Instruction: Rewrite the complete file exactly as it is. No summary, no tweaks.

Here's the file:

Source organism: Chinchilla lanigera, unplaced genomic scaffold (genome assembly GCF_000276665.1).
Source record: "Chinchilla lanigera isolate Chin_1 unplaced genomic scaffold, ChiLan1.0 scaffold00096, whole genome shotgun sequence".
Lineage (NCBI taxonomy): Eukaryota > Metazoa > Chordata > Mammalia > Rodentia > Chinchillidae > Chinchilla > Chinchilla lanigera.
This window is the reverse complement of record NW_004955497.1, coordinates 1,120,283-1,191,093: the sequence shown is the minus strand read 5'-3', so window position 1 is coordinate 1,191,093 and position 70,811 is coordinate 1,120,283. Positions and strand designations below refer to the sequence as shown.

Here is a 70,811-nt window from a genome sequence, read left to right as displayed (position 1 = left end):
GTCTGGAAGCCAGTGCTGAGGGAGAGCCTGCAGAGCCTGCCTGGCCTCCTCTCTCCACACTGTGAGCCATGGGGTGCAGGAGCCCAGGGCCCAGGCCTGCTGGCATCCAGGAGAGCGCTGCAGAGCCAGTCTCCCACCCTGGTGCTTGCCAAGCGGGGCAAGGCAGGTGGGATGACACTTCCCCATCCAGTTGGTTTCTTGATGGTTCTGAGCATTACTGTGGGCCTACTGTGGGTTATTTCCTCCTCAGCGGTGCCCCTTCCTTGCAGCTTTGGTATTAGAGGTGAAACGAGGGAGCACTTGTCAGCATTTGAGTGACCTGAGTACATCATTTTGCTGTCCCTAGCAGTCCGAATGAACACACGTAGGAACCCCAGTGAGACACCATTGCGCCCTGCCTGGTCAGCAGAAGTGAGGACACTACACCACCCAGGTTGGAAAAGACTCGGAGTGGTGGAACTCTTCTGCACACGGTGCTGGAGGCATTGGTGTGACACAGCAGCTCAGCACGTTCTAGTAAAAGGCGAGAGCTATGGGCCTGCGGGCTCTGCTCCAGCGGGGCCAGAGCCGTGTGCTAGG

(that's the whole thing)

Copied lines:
Source organism: Chinchilla lanigera, unplaced genomic scaffold (genome assembly GCF_000276665.1).
Source record: "Chinchilla lanigera isolate Chin_1 unplaced genomic scaffold, ChiLan1.0 scaffold00096, whole genome shotgun sequence".
Lineage (NCBI taxonomy): Eukaryota > Metazoa > Chordata > Mammalia > Rodentia > Chinchillidae > Chinchilla > Chinchilla lanigera.
This window is the reverse complement of record NW_004955497.1, coordinates 1,120,283-1,191,093: the sequence shown is the minus strand read 5'-3', so window position 1 is coordinate 1,191,093 and position 70,811 is coordinate 1,120,283. Positions and strand designations below refer to the sequence as shown.

Here is a 70,811-nt window from a genome sequence, read left to right as displayed (position 1 = left end):
GTCTGGAAGCCAGTGCTGAGGGAGAGCCTGCAGAGCCTGCCTGGCCTCCTCTCTCCACACTGTGAGCCATGGGGTGCAGGAGCCCAGGGCCCAGGCCTGCTGGCATCCAGGAGAGCGCTGCAGAGCCAGTCTCCCACCCTGGTGCTTGCCAAGCGGGGCAAGGCAGGTGGGATGACACTTCCCCATCCAGTTGGTTTCTTGATGGTTCTGAGCATTACTGTGGGCCTACTGTGGGTTATTTCCTCCTCAGCGGTGCCCCTTCCTTGCAGCTTTGGTATTAGAGGTGAAACGAGGGAGCACTTGTCAGCATTTGAGTGACCTGAGTACATCATTTTGCTGTCCCTAGCAGTCCGAATGAACACACGTAGGAACCCCAGTGAGACACCATTGCGCCCTGCCTGGTCAGCAGAAGTGAGGACACTACACCACCCAGGTTGGAAAAGACTCGGAGTGGTGGAACTCTTCTGCACACGGTGCTGGAGGCATTGGTGTGACACAGCAGCTCAGCACGTTCTAGTAAAAGGCGAGAGCTATGGGCCTGCGGGCTCTGCTCCAGCGGGGCCAGAGCCGTGTGCTAGG